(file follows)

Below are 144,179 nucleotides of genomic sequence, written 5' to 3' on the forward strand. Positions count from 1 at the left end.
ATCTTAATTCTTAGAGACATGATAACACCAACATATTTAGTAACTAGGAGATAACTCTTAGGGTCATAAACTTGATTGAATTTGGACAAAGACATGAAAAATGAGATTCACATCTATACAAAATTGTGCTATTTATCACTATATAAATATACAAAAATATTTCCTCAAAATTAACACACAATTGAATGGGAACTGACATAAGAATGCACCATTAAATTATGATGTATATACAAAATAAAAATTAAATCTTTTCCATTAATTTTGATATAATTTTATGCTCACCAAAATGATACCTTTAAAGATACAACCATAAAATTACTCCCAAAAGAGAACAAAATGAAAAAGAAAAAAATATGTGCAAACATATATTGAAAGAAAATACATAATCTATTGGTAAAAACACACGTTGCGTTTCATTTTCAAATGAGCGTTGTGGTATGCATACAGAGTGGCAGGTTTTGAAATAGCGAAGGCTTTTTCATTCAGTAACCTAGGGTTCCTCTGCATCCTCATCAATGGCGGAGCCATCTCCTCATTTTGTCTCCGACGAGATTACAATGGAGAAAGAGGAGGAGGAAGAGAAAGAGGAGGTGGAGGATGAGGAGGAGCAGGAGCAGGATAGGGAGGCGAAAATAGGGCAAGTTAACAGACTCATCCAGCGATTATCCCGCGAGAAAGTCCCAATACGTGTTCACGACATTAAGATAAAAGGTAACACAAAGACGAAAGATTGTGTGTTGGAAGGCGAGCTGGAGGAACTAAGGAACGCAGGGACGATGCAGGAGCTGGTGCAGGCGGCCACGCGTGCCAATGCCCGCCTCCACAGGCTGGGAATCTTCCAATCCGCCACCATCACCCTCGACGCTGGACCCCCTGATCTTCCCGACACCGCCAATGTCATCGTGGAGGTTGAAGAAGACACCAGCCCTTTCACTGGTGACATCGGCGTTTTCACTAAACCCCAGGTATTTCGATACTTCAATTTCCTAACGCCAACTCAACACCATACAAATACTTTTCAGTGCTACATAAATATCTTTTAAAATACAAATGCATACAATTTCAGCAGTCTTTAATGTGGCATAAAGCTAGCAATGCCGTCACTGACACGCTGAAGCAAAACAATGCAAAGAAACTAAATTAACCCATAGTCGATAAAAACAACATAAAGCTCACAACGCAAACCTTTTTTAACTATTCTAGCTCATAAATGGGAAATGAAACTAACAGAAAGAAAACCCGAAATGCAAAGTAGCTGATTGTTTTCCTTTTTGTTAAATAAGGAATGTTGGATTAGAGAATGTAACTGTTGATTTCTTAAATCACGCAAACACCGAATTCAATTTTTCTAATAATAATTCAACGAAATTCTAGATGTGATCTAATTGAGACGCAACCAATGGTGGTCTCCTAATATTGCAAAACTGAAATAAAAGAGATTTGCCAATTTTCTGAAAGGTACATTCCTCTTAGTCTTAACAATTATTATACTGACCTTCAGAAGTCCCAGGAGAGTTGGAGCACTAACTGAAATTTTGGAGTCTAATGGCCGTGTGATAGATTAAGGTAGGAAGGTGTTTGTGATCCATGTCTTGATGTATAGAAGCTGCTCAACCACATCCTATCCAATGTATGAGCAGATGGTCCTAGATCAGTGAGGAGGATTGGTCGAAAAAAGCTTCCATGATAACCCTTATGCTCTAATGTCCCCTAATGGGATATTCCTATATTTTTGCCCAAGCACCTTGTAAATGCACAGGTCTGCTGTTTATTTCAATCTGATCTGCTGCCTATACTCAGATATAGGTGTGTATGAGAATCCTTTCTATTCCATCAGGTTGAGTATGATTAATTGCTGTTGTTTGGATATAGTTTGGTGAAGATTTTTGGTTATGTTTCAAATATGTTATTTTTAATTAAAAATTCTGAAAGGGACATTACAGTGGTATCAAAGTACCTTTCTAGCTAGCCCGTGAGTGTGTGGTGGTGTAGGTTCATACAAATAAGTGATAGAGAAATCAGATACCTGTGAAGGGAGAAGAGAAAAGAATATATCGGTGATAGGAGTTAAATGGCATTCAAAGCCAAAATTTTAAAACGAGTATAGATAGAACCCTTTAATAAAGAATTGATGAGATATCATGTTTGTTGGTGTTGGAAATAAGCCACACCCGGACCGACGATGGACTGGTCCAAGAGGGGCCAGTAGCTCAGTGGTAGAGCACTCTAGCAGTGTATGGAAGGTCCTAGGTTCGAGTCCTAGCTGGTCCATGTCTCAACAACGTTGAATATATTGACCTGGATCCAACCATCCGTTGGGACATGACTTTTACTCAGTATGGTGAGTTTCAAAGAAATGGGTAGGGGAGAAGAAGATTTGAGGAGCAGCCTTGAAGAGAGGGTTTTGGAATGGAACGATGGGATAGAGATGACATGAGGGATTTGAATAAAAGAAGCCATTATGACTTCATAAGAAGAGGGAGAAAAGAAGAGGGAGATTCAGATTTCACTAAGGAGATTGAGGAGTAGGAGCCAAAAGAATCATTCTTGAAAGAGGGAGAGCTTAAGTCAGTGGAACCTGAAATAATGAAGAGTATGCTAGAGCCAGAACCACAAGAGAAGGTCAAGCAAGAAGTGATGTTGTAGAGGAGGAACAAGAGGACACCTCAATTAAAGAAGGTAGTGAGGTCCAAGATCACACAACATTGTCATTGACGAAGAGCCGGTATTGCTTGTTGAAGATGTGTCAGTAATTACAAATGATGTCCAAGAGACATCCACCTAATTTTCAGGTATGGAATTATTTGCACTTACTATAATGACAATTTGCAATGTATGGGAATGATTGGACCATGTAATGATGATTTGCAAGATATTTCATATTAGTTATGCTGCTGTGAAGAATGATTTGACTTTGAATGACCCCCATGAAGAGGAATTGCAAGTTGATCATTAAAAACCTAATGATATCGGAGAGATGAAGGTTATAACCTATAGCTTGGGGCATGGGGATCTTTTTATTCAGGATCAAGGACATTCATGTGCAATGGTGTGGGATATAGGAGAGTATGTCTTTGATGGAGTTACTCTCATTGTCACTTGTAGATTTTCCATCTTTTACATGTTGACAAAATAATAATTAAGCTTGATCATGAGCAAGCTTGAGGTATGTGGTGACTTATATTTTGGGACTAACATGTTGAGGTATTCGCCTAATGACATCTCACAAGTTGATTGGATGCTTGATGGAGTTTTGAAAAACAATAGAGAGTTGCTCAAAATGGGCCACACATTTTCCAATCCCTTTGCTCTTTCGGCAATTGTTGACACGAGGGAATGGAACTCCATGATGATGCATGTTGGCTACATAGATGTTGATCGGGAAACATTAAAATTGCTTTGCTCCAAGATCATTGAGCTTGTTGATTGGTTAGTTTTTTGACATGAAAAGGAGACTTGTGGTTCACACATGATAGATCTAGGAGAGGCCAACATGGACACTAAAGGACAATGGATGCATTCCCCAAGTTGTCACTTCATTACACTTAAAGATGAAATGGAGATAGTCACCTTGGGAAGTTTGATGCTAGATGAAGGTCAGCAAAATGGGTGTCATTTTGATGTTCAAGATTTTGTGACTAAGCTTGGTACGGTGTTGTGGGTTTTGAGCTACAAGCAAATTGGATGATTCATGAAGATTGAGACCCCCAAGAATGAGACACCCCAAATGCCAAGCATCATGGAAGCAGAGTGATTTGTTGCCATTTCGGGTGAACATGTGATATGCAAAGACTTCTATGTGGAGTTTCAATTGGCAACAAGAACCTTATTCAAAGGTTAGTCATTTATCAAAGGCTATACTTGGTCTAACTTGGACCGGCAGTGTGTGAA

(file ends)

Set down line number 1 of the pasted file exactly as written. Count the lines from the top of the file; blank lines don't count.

Below are 144,179 nucleotides of genomic sequence, written 5' to 3' on the forward strand. Positions count from 1 at the left end.